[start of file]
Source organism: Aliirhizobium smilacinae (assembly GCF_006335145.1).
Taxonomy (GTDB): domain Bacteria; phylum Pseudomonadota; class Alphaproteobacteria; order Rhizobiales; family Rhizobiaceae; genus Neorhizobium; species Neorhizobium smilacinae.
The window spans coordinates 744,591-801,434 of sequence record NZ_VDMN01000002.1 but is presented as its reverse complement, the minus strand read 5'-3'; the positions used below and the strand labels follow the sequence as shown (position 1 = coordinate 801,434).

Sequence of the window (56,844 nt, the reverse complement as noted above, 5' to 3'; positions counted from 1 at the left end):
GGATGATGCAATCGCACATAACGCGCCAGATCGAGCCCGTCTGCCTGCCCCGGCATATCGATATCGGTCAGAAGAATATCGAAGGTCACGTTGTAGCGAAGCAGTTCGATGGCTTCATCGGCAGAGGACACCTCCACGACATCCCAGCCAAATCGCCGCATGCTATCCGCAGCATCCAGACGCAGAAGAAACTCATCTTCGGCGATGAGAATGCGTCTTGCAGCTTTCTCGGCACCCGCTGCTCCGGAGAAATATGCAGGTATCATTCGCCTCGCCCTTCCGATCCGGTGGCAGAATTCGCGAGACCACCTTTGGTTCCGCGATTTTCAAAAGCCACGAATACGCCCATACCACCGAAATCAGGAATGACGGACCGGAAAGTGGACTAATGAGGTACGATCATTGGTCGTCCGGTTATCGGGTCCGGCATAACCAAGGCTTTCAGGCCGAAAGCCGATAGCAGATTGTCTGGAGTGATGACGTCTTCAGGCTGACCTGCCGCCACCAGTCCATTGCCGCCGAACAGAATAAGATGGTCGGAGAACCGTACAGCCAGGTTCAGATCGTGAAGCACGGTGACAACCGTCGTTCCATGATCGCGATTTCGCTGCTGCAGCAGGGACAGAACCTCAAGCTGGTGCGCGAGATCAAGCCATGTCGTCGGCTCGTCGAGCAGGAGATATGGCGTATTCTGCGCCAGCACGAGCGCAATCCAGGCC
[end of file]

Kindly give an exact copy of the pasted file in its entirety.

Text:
Source organism: Aliirhizobium smilacinae (assembly GCF_006335145.1).
Taxonomy (GTDB): domain Bacteria; phylum Pseudomonadota; class Alphaproteobacteria; order Rhizobiales; family Rhizobiaceae; genus Neorhizobium; species Neorhizobium smilacinae.
The window spans coordinates 744,591-801,434 of sequence record NZ_VDMN01000002.1 but is presented as its reverse complement, the minus strand read 5'-3'; the positions used below and the strand labels follow the sequence as shown (position 1 = coordinate 801,434).

Sequence of the window (56,844 nt, the reverse complement as noted above, 5' to 3'; positions counted from 1 at the left end):
GGATGATGCAATCGCACATAACGCGCCAGATCGAGCCCGTCTGCCTGCCCCGGCATATCGATATCGGTCAGAAGAATATCGAAGGTCACGTTGTAGCGAAGCAGTTCGATGGCTTCATCGGCAGAGGACACCTCCACGACATCCCAGCCAAATCGCCGCATGCTATCCGCAGCATCCAGACGCAGAAGAAACTCATCTTCGGCGATGAGAATGCGTCTTGCAGCTTTCTCGGCACCCGCTGCTCCGGAGAAATATGCAGGTATCATTCGCCTCGCCCTTCCGATCCGGTGGCAGAATTCGCGAGACCACCTTTGGTTCCGCGATTTTCAAAAGCCACGAATACGCCCATACCACCGAAATCAGGAATGACGGACCGGAAAGTGGACTAATGAGGTACGATCATTGGTCGTCCGGTTATCGGGTCCGGCATAACCAAGGCTTTCAGGCCGAAAGCCGATAGCAGATTGTCTGGAGTGATGACGTCTTCAGGCTGACCTGCCGCCACCAGTCCATTGCCGCCGAACAGAATAAGATGGTCGGAGAACCGTACAGCCAGGTTCAGATCGTGAAGCACGGTGACAACCGTCGTTCCATGATCGCGATTTCGCTGCTGCAGCAGGGACAGAACCTCAAGCTGGTGCGCGAGATCAAGCCATGTCGTCGGCTCGTCGAGCAGGAGATATGGCGTATTCTGCGCCAGCACGAGCGCAATCCAGGCC